RALEIGH, N.C. -- The NHL salary cap will be about $44 million next season, an increase of $5 million per team, after league revenues were higher than expected in the first year following the seasonlong lockout.
NHL commissioner Gary Bettman and players' association executive director Ted Saskin met Monday in New York and set the upper level of the cap at approximately $44 million with the minimum rising to about $28 million, according to two people with knowledge of the meeting who declined to be identified because the final figures have not been released.
Bettman returned to North Carolina on Monday night and presented
the Carolina Hurricanes with the Stanley Cup following their 3-1
victory over the Edmonton Oilers in Game 7 of the finals. Before
the start of the series, Bettman said he expected next season's cap
to fall in the $43 million to $44 million range.
The cap figures will be a topic Wednesday when the NHL board of governors convenes in New York. The final numbers will be
officially set once all the revenues from the 2005-06 season are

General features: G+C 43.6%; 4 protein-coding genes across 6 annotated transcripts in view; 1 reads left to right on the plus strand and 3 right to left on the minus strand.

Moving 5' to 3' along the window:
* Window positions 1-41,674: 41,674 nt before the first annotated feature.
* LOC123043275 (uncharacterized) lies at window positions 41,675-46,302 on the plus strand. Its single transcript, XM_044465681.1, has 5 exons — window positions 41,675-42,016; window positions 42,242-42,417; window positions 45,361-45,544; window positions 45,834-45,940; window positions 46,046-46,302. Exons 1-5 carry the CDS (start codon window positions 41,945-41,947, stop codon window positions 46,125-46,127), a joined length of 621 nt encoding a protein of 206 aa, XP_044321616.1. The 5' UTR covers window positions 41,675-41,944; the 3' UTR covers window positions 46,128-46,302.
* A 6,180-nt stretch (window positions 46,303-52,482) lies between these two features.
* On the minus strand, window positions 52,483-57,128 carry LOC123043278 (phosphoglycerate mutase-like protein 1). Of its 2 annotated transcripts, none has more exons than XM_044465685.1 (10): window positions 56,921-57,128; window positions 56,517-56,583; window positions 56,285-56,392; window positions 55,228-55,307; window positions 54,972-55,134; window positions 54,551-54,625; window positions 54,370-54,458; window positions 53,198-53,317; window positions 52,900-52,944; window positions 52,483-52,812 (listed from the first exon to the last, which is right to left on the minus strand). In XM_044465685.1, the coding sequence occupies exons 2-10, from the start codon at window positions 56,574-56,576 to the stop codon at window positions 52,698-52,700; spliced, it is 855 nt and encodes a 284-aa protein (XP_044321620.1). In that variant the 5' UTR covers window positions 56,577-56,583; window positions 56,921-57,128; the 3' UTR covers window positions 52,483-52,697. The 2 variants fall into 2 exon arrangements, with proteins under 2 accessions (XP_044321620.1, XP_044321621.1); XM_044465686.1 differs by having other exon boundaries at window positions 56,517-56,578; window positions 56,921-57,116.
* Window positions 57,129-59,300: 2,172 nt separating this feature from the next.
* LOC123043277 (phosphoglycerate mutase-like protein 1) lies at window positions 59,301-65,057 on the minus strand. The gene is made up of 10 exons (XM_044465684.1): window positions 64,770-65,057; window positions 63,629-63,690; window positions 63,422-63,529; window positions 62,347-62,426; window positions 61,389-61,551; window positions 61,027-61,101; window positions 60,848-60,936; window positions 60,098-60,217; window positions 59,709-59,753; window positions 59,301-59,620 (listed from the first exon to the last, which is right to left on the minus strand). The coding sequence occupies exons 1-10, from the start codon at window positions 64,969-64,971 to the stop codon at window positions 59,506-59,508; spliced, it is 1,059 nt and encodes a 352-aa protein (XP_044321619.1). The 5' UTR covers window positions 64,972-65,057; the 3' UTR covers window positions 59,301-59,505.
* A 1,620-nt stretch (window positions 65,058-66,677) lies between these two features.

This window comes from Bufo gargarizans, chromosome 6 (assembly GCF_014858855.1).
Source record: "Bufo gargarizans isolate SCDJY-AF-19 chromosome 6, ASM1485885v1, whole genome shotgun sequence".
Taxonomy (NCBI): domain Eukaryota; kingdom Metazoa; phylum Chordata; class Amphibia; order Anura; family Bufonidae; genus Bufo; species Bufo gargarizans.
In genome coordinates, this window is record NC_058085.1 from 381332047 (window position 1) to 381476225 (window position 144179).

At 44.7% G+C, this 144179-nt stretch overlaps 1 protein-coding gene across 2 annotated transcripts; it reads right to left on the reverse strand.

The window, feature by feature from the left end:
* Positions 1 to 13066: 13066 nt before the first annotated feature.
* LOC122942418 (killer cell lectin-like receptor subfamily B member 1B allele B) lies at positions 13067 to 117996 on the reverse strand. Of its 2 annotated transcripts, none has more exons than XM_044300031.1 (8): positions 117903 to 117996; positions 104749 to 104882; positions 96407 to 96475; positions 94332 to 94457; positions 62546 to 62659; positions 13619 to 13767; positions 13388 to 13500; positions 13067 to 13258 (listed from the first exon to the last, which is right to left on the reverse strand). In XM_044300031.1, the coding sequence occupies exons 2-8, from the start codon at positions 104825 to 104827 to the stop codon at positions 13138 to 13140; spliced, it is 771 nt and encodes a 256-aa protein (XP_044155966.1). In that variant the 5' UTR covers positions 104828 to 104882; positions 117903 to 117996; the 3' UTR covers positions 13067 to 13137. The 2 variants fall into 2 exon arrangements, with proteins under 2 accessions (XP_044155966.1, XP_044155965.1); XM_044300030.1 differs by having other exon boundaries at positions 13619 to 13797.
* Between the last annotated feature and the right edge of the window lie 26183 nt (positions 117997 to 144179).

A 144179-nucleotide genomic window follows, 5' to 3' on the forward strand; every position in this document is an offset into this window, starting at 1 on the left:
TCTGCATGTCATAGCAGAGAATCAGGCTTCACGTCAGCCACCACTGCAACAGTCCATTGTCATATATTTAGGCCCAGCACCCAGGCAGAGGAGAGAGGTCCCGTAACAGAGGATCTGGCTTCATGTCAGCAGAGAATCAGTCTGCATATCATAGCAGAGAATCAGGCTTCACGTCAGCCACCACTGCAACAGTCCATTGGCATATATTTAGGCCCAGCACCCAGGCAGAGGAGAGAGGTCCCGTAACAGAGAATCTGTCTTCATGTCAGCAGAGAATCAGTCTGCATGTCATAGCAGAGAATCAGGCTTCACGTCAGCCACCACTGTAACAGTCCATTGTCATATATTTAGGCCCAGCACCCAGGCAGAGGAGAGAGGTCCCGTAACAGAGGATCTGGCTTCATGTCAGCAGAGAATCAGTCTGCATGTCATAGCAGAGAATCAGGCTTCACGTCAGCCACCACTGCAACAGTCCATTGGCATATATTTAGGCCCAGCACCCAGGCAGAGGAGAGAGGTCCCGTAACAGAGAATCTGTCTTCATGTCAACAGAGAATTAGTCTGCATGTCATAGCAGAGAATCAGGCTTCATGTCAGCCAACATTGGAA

calculated by the end of June.
They are expected to be in the $2.1 billion range, significantly higher than the projected amount of $1.8 billion. The league and the union used that figure to set this season's cap at $39 million with a floor of $21.5 million.
"The previous cap wasn't miscalculated, it was a negotiated number," Bettman said before Game 1 of the finals. "It is predominantly an increase in revenues. The cap was lower than it should have been this year based on what the revenues turned out to
be, but nobody had any idea what the revenues were going to turn
out to be because nobody had ever been in the situation that we
"Revenues will be at an all-time high for this league."
The NHL just completed its first season with a salary cap system. It was the major sticking point in the lockout that forced the cancellation of the entire 2004-05 campaign. The players' association had said it would never accept a salary cap, yet
relented last summer to get a deal done.